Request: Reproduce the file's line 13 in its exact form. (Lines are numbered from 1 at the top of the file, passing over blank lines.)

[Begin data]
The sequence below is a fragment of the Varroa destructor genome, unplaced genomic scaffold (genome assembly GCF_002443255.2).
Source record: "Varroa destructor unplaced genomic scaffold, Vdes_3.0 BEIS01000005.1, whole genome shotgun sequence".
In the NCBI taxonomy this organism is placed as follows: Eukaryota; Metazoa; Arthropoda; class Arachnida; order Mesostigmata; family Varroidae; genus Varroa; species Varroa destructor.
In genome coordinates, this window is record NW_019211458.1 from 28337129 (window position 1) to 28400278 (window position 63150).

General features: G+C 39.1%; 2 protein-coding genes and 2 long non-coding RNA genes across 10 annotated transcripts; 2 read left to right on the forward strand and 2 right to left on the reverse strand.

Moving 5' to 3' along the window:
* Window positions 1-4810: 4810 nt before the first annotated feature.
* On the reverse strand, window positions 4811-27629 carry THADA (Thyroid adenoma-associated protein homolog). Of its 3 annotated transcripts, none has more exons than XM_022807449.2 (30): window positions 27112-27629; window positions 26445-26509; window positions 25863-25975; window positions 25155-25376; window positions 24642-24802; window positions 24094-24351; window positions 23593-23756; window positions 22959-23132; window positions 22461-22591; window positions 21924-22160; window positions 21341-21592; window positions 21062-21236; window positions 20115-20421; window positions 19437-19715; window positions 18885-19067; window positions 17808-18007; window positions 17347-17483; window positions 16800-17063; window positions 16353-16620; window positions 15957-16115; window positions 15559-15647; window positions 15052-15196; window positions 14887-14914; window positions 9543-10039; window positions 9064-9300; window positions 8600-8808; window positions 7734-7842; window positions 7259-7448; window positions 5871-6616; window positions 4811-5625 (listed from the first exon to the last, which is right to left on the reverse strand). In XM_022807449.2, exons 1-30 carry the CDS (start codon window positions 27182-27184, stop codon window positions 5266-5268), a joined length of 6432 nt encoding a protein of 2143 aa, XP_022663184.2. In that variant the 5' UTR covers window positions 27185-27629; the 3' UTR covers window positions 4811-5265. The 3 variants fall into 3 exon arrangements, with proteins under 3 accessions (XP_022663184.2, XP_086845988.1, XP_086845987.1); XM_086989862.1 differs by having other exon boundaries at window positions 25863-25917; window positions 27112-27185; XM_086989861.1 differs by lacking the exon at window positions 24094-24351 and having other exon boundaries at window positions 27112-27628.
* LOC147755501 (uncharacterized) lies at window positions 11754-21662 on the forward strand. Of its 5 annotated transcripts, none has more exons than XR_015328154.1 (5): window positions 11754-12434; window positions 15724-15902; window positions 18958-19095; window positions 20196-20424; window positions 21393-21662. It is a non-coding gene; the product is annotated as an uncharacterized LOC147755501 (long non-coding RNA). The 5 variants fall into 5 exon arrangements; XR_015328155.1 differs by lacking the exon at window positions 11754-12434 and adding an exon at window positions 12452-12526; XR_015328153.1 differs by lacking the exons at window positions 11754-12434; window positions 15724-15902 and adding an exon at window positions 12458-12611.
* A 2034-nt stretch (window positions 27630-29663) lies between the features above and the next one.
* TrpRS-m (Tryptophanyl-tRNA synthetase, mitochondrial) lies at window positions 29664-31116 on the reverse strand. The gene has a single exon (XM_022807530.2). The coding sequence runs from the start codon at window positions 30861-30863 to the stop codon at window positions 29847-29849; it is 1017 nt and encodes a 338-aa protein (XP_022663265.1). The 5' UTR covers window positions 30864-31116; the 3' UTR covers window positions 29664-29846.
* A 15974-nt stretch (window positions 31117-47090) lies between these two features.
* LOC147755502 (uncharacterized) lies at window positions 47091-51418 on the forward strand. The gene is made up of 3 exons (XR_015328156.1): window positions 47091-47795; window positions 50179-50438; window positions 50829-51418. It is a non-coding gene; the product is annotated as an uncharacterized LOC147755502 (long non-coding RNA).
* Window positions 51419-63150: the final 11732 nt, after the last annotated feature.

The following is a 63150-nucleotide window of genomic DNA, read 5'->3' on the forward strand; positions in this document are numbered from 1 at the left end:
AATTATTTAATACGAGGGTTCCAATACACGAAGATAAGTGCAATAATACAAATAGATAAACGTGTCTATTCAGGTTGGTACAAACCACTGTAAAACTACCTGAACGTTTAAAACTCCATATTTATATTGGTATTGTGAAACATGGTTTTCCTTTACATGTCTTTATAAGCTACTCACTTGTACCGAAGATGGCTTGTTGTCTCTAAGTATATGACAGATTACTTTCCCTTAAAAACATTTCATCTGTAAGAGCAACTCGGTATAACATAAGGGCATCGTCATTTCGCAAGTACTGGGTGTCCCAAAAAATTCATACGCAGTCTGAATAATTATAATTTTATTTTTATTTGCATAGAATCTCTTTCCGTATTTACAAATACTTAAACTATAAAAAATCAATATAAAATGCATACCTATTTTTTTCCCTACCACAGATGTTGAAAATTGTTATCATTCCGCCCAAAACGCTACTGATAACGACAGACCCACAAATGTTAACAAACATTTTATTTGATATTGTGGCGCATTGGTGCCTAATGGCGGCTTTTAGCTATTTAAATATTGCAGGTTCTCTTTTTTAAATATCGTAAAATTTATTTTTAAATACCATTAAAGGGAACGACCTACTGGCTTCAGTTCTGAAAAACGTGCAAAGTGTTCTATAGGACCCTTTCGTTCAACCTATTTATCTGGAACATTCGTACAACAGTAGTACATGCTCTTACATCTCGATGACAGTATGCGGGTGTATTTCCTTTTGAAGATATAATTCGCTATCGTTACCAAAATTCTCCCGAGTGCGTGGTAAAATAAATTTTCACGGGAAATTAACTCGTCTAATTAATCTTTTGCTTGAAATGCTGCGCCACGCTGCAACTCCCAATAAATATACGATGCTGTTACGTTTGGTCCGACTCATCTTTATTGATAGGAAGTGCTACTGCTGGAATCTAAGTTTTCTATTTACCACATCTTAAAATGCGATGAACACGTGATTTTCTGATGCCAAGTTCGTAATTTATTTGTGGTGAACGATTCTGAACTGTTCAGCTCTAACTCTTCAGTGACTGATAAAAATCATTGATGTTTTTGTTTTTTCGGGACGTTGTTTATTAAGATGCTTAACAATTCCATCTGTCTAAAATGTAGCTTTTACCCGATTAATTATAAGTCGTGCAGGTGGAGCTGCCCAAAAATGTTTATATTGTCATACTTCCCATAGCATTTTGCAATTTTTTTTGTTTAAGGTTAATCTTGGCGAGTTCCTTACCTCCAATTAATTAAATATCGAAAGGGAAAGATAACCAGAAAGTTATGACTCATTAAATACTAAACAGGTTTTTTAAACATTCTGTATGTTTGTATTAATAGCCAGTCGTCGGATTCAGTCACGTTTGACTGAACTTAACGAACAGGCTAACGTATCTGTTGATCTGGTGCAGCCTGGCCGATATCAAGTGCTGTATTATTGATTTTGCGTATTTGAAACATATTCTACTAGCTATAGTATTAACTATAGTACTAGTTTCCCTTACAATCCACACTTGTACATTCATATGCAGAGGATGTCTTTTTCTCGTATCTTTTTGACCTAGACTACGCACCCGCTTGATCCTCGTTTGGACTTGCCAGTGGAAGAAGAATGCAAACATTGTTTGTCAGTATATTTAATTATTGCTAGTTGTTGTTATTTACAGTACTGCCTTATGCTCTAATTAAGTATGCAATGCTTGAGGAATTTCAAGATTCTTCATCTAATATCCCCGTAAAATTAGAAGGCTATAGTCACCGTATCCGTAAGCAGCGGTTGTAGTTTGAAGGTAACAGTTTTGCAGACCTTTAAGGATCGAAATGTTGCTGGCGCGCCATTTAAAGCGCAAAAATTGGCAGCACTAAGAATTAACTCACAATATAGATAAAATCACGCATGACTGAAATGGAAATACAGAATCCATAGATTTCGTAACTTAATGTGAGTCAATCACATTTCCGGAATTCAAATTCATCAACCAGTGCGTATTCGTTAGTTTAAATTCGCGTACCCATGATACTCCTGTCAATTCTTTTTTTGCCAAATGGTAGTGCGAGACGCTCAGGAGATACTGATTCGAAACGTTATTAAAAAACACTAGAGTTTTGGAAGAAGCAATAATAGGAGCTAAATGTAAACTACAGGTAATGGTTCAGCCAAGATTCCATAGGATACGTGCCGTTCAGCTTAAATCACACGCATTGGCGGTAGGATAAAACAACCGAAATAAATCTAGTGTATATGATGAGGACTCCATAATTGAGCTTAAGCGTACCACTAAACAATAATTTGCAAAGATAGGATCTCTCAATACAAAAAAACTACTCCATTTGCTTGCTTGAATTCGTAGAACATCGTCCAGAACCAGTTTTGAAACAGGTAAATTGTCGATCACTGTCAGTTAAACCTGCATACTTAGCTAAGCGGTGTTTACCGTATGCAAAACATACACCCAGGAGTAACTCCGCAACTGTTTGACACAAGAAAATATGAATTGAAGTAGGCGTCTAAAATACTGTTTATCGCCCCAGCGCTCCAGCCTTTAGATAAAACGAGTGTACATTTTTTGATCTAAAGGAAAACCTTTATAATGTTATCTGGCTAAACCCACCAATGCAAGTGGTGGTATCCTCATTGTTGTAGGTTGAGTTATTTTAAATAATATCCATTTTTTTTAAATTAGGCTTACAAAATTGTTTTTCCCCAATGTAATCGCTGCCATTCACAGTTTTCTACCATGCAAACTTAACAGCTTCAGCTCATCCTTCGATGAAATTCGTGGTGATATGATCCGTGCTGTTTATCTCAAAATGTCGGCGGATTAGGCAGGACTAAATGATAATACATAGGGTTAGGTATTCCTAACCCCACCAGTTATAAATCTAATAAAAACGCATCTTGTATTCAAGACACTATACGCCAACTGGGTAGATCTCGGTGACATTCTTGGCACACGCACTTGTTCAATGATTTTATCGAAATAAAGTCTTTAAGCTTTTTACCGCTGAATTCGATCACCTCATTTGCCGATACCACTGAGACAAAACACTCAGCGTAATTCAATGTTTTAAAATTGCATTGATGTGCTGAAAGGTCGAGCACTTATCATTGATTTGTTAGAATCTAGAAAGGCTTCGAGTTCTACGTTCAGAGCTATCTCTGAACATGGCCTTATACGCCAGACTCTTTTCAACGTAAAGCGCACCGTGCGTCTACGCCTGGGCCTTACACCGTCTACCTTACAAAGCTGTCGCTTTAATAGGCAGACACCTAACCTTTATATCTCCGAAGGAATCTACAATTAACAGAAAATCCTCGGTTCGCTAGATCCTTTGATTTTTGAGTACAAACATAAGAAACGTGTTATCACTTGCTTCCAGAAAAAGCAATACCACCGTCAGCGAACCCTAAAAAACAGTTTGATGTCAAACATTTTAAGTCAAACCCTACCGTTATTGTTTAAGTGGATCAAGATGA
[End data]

* LOC147755502 (uncharacterized) lies at window positions 47091-51418 on the forward strand. The gene is made up of 3 exons (XR_015328156.1): window positions 47091-47795; window positions 50179-50438; window positions 50829-51418. It is a non-coding gene; the product is annotated as an uncharacterized LOC147755502 (long non-coding RNA).